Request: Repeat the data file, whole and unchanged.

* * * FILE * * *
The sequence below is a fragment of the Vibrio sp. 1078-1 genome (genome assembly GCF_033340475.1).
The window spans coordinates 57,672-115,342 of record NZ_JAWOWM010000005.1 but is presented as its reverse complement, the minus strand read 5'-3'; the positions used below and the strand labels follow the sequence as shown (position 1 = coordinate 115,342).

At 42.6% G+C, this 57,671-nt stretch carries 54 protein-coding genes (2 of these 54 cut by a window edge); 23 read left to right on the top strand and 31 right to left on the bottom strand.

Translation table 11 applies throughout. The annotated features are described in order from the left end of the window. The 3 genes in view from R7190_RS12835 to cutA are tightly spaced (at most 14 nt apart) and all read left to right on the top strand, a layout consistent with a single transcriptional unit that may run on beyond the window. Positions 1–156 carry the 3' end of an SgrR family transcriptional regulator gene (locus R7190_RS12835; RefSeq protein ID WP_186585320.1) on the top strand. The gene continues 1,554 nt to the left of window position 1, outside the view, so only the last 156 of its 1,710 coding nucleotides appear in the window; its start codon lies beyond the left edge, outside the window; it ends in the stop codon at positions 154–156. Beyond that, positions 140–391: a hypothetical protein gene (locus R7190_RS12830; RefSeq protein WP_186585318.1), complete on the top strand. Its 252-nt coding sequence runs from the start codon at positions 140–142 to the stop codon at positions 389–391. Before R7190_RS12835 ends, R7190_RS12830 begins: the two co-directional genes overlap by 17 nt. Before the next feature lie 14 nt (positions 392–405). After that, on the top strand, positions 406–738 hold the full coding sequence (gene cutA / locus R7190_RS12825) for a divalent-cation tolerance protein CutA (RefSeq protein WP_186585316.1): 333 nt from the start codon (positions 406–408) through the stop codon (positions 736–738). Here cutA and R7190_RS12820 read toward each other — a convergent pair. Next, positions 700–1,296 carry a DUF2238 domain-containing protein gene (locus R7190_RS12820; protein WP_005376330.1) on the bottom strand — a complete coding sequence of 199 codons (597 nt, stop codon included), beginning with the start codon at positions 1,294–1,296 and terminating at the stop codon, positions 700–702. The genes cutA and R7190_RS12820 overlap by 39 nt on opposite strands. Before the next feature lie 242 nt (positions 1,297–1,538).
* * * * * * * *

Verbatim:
The sequence below is a fragment of the Vibrio sp. 1078-1 genome (genome assembly GCF_033340475.1).
The window spans coordinates 57,672-115,342 of record NZ_JAWOWM010000005.1 but is presented as its reverse complement, the minus strand read 5'-3'; the positions used below and the strand labels follow the sequence as shown (position 1 = coordinate 115,342).

At 42.6% G+C, this 57,671-nt stretch carries 54 protein-coding genes (2 of these 54 cut by a window edge); 23 read left to right on the top strand and 31 right to left on the bottom strand.

Translation table 11 applies throughout. The annotated features are described in order from the left end of the window. The 3 genes in view from R7190_RS12835 to cutA are tightly spaced (at most 14 nt apart) and all read left to right on the top strand, a layout consistent with a single transcriptional unit that may run on beyond the window. Positions 1–156 carry the 3' end of an SgrR family transcriptional regulator gene (locus R7190_RS12835; RefSeq protein ID WP_186585320.1) on the top strand. The gene continues 1,554 nt to the left of window position 1, outside the view, so only the last 156 of its 1,710 coding nucleotides appear in the window; its start codon lies beyond the left edge, outside the window; it ends in the stop codon at positions 154–156. Beyond that, positions 140–391: a hypothetical protein gene (locus R7190_RS12830; RefSeq protein WP_186585318.1), complete on the top strand. Its 252-nt coding sequence runs from the start codon at positions 140–142 to the stop codon at positions 389–391. Before R7190_RS12835 ends, R7190_RS12830 begins: the two co-directional genes overlap by 17 nt. Before the next feature lie 14 nt (positions 392–405). After that, on the top strand, positions 406–738 hold the full coding sequence (gene cutA / locus R7190_RS12825) for a divalent-cation tolerance protein CutA (RefSeq protein WP_186585316.1): 333 nt from the start codon (positions 406–408) through the stop codon (positions 736–738). Here cutA and R7190_RS12820 read toward each other — a convergent pair. Next, positions 700–1,296 carry a DUF2238 domain-containing protein gene (locus R7190_RS12820; protein WP_005376330.1) on the bottom strand — a complete coding sequence of 199 codons (597 nt, stop codon included), beginning with the start codon at positions 1,294–1,296 and terminating at the stop codon, positions 700–702. The genes cutA and R7190_RS12820 overlap by 39 nt on opposite strands. Before the next feature lie 242 nt (positions 1,297–1,538).